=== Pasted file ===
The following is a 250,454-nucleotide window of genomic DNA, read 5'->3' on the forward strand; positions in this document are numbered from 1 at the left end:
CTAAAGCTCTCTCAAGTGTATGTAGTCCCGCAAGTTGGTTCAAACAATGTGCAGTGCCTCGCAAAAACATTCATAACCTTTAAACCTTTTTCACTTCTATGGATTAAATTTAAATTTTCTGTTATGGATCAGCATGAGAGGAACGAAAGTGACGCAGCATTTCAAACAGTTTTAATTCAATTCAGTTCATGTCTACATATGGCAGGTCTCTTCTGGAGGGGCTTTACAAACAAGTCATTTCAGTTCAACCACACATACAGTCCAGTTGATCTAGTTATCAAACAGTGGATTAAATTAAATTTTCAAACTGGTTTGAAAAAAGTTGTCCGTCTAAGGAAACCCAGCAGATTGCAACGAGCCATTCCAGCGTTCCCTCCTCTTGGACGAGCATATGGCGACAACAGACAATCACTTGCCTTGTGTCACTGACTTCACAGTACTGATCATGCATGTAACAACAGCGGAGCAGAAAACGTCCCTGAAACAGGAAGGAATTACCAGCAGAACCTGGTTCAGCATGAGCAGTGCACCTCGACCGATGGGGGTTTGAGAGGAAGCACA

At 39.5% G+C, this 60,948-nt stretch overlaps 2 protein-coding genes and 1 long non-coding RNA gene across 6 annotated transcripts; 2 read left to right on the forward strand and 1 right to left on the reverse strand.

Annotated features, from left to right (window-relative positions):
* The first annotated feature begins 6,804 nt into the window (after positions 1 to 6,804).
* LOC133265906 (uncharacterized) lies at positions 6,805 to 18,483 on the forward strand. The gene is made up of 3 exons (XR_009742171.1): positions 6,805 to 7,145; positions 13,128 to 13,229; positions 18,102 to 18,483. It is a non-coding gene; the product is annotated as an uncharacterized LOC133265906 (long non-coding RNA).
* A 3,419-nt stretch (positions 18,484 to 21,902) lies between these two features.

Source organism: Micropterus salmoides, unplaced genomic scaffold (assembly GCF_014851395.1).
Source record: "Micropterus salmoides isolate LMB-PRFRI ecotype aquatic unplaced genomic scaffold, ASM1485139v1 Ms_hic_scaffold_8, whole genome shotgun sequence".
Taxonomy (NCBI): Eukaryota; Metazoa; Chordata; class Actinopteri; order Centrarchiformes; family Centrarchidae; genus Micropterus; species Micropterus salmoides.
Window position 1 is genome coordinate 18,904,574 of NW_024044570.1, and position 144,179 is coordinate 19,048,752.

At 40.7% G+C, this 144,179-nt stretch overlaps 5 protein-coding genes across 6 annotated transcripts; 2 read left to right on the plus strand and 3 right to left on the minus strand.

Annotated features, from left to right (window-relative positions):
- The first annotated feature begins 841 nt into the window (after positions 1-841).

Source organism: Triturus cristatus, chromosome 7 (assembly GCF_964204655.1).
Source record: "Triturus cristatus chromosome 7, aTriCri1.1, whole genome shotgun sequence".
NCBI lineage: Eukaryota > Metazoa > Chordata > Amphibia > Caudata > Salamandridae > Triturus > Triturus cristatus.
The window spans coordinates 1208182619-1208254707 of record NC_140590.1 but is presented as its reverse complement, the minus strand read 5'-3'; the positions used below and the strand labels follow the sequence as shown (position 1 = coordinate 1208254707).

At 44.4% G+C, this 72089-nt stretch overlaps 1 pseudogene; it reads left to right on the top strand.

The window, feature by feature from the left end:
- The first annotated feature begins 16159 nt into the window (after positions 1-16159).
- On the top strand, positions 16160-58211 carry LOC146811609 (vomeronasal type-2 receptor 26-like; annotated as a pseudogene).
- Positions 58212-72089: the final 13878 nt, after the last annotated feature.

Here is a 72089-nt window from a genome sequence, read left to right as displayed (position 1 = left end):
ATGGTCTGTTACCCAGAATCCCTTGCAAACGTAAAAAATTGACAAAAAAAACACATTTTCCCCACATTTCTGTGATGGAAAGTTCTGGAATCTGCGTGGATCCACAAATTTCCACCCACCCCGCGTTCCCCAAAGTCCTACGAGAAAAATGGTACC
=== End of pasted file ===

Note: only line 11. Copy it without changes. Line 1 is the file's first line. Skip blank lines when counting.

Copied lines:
Window position 1 is genome coordinate 18,904,574 of NW_024044570.1, and position 144,179 is coordinate 19,048,752.